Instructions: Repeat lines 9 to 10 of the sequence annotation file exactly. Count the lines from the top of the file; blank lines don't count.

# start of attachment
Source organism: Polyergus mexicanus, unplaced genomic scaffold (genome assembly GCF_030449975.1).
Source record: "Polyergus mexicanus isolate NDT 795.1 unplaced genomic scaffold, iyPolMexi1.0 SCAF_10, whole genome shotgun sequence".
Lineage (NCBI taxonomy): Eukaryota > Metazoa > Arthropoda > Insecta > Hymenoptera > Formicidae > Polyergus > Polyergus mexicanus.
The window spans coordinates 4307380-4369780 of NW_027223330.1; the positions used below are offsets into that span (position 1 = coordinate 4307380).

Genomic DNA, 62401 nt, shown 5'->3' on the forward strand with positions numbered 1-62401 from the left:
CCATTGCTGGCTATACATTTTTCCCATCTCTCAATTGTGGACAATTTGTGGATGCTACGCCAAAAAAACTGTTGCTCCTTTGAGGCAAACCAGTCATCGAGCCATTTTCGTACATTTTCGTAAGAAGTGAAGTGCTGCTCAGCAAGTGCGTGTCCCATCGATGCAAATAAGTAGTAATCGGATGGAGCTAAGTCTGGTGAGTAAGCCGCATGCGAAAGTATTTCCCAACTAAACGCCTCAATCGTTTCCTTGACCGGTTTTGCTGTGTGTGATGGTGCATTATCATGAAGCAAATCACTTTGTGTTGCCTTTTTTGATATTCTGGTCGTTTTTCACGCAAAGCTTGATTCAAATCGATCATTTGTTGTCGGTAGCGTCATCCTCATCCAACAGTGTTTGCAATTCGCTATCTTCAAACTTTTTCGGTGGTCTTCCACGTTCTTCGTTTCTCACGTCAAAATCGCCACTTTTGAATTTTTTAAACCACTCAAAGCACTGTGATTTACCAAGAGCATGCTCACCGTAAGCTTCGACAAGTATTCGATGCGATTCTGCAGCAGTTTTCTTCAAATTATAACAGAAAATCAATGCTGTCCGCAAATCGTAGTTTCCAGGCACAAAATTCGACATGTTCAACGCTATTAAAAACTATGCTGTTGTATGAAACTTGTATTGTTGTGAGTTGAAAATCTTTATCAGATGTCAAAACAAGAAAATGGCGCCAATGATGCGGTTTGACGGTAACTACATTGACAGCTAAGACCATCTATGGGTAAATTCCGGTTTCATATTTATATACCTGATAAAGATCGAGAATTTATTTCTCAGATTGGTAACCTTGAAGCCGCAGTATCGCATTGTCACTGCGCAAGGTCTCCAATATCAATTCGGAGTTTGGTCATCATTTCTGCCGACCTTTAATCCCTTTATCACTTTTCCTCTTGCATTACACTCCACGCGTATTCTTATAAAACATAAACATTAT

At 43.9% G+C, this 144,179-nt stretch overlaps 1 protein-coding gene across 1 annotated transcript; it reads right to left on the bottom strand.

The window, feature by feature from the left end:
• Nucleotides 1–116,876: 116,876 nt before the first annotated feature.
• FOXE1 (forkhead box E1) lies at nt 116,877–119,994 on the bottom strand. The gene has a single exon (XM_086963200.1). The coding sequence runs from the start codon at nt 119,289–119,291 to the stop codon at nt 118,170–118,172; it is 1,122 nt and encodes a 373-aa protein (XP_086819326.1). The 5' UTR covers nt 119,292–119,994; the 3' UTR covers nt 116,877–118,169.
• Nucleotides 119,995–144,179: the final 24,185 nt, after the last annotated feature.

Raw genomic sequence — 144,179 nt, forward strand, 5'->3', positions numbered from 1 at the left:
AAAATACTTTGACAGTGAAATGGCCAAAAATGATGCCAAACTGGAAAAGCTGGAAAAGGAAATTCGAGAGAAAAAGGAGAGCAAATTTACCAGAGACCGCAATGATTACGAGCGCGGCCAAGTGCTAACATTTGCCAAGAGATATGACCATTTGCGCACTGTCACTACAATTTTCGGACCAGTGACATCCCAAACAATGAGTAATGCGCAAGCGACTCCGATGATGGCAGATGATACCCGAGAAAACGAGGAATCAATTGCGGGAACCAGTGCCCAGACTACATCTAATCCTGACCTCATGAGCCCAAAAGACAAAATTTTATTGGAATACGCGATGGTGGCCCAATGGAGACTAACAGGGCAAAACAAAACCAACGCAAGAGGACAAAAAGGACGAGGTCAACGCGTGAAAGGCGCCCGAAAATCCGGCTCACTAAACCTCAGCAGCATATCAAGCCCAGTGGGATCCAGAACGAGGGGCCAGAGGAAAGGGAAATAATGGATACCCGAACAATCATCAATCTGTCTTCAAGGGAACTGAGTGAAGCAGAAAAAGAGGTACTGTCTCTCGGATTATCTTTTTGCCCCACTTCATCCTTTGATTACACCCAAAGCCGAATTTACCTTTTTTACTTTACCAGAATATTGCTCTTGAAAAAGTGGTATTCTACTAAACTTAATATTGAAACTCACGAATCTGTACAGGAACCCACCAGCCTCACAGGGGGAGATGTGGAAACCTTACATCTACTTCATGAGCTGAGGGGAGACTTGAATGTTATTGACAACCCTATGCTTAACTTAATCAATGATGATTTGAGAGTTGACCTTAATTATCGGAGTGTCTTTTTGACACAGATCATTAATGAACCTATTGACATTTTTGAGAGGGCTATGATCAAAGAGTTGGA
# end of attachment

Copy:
• Nucleotides 1–116,876: 116,876 nt before the first annotated feature.
• FOXE1 (forkhead box E1) lies at nt 116,877–119,994 on the bottom strand. The gene has a single exon (XM_086963200.1). The coding sequence runs from the start codon at nt 119,289–119,291 to the stop codon at nt 118,170–118,172; it is 1,122 nt and encodes a 373-aa protein (XP_086819326.1). The 5' UTR covers nt 119,292–119,994; the 3' UTR covers nt 116,877–118,169.